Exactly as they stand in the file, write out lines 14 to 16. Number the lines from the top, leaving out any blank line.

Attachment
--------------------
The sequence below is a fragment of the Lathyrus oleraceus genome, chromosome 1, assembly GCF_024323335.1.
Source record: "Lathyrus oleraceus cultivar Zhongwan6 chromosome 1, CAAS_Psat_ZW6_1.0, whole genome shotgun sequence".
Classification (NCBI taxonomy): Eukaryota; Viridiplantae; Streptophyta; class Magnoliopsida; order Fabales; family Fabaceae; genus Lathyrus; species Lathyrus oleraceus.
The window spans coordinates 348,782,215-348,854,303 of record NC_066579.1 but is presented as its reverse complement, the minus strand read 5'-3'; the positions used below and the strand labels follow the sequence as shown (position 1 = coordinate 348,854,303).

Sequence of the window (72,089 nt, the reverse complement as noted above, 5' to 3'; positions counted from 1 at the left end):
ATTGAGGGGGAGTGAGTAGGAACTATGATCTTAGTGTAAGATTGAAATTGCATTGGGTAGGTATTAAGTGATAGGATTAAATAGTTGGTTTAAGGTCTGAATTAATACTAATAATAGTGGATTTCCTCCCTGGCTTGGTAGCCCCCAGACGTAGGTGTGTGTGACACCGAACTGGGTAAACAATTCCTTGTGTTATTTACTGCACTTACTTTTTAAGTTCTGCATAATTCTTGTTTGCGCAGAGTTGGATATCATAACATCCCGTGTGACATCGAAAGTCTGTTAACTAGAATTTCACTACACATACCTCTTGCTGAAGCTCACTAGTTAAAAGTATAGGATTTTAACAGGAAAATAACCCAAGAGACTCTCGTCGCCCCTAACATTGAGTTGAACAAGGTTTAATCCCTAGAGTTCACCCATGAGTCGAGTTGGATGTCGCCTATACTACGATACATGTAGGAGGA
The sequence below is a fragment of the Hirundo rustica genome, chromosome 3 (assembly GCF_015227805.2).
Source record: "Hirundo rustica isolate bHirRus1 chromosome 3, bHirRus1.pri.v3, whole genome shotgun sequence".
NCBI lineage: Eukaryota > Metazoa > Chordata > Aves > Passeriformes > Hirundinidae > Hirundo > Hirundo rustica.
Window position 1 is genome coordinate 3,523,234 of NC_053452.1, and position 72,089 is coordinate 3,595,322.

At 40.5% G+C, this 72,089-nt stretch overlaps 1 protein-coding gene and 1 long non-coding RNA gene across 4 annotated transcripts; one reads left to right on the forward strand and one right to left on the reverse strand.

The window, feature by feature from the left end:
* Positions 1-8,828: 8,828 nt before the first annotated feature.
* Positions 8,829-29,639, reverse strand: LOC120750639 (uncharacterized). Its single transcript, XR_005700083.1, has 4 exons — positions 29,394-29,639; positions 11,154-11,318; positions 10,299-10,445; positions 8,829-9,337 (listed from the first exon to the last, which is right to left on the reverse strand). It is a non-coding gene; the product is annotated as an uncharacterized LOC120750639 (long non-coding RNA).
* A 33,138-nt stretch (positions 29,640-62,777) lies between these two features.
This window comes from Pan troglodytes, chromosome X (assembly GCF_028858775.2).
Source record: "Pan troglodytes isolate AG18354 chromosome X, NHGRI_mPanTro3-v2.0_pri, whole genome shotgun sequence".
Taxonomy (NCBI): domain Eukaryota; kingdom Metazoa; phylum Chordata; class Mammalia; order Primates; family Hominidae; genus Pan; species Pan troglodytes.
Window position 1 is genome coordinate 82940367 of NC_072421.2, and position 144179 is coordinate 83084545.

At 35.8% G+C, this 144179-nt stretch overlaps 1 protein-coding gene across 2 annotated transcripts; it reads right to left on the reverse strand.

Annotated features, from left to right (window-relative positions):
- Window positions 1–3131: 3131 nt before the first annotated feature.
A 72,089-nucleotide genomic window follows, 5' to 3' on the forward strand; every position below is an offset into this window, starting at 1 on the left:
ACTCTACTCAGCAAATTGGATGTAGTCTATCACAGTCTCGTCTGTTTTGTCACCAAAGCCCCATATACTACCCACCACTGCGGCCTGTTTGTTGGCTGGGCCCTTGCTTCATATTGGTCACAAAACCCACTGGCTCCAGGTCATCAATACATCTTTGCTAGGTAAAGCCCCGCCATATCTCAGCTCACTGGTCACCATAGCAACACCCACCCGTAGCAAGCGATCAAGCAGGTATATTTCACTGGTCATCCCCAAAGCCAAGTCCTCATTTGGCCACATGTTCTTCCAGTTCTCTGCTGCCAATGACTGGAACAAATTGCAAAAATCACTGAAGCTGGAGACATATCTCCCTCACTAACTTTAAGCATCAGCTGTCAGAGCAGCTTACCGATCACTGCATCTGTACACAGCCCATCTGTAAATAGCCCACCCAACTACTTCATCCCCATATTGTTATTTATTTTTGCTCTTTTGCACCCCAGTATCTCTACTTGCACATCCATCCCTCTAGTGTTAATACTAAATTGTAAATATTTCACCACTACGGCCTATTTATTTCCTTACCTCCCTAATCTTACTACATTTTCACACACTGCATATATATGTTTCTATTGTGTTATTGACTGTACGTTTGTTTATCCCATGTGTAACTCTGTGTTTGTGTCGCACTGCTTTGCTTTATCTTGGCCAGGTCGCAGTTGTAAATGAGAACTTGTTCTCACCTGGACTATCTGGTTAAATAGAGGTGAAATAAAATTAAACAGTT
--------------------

* Positions 8,829-29,639, reverse strand: LOC120750639 (uncharacterized). Its single transcript, XR_005700083.1, has 4 exons — positions 29,394-29,639; positions 11,154-11,318; positions 10,299-10,445; positions 8,829-9,337 (listed from the first exon to the last, which is right to left on the reverse strand). It is a non-coding gene; the product is annotated as an uncharacterized LOC120750639 (long non-coding RNA).
* A 33,138-nt stretch (positions 29,640-62,777) lies between these two features.
This window comes from Pan troglodytes, chromosome X (assembly GCF_028858775.2).